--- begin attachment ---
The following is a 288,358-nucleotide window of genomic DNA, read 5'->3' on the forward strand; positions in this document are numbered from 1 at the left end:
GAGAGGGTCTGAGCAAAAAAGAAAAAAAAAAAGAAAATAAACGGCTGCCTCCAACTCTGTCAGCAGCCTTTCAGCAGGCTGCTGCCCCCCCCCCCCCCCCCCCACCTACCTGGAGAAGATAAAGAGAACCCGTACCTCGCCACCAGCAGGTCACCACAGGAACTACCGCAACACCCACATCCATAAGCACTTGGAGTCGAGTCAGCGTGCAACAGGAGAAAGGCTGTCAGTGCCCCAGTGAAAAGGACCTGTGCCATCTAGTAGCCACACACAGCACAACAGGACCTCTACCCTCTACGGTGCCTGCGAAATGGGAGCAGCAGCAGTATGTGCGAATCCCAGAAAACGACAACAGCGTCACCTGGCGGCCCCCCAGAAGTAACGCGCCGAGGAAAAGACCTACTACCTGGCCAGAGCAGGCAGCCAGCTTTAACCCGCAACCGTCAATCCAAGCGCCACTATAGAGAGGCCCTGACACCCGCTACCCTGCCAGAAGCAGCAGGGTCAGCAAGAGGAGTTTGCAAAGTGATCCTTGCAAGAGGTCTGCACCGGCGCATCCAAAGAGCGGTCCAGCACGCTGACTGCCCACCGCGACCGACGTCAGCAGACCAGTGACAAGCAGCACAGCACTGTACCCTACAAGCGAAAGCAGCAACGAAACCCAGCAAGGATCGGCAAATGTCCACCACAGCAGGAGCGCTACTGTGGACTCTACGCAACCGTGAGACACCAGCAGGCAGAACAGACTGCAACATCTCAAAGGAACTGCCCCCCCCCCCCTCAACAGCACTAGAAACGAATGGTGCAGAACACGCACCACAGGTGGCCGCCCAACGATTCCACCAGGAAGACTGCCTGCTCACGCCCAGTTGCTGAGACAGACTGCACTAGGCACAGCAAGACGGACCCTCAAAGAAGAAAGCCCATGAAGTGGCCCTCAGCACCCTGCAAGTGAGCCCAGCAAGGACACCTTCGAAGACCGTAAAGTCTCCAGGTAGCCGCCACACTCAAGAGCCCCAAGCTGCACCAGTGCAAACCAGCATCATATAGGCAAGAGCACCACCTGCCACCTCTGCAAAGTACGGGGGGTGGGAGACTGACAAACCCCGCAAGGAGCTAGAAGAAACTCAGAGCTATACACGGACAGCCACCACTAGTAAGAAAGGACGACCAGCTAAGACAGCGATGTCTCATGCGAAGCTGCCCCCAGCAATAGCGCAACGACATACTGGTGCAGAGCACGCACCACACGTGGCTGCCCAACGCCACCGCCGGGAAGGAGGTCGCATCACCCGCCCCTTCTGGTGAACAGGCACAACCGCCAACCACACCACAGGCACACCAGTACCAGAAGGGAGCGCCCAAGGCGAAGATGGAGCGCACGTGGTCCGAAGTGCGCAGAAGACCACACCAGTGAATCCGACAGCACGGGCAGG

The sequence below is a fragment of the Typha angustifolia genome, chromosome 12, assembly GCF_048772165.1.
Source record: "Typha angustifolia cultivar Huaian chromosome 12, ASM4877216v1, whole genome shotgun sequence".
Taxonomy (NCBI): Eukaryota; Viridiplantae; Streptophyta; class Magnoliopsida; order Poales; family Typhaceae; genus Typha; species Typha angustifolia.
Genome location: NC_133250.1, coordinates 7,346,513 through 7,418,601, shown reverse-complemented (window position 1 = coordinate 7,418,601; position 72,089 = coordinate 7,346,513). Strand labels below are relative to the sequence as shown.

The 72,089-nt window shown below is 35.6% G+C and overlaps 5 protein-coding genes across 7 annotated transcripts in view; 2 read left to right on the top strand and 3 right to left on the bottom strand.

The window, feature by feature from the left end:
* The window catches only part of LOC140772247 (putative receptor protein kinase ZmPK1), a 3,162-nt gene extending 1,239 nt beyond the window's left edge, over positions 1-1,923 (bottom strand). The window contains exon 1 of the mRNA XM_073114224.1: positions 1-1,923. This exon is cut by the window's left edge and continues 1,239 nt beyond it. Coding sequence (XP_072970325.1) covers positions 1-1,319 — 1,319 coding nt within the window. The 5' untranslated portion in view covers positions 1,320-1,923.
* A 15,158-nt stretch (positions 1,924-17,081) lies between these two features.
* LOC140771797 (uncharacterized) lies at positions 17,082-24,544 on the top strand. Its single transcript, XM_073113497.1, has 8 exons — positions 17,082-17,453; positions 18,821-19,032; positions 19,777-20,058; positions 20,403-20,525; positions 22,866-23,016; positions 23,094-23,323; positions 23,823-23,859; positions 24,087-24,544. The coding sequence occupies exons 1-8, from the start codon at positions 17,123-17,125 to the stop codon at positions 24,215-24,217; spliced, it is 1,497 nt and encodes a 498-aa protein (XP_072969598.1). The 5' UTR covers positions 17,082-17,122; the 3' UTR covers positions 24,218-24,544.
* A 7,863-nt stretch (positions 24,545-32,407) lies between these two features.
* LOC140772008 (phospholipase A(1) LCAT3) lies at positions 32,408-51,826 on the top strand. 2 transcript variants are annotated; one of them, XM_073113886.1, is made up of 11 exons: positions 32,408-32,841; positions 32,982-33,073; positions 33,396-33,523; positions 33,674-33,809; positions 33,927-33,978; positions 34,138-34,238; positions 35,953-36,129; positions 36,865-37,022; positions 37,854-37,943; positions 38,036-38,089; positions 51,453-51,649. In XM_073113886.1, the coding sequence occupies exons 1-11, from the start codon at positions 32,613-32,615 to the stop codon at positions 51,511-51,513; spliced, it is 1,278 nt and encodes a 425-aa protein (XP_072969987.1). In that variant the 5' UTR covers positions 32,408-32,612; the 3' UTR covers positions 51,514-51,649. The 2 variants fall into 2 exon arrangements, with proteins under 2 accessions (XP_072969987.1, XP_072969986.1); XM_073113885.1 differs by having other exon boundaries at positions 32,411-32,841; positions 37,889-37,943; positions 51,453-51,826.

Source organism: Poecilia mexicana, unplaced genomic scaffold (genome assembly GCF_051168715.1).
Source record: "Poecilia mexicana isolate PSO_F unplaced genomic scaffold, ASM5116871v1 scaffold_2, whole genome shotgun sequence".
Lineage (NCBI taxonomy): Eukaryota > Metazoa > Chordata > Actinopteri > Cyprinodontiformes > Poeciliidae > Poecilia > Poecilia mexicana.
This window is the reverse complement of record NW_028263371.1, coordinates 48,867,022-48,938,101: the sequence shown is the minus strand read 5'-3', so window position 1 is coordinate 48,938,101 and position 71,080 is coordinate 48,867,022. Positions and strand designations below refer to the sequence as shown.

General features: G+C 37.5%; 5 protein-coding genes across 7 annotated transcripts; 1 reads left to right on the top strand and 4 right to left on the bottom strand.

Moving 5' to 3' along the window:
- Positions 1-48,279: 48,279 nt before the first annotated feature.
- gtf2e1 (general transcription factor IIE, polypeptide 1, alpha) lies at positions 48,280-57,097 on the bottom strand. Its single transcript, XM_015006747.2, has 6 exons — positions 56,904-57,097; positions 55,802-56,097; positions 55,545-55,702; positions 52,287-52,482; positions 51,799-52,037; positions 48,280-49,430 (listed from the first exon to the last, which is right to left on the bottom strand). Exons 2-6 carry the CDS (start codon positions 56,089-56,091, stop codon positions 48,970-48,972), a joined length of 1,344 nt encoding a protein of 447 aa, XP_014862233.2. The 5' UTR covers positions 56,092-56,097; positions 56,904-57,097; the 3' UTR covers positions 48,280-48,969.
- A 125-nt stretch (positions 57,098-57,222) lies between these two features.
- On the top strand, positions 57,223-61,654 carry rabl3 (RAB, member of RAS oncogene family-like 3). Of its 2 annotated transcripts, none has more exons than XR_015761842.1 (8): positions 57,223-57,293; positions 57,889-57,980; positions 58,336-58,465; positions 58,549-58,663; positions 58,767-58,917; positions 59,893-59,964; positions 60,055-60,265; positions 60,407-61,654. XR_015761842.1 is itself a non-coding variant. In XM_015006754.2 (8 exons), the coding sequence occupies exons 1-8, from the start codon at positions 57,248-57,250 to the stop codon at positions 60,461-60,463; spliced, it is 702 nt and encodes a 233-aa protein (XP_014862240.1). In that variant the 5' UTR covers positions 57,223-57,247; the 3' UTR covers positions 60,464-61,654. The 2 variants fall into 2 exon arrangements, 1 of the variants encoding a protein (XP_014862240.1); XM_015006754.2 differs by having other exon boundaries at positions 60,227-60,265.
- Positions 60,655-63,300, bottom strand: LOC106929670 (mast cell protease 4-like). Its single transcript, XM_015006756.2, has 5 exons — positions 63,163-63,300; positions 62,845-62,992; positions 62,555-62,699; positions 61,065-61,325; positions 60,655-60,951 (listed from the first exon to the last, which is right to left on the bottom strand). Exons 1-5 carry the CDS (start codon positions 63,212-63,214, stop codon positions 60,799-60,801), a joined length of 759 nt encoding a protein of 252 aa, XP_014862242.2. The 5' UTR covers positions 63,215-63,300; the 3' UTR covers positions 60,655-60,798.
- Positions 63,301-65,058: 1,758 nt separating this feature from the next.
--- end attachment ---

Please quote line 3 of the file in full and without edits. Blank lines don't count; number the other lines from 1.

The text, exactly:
The sequence below is a fragment of the Typha angustifolia genome, chromosome 12, assembly GCF_048772165.1.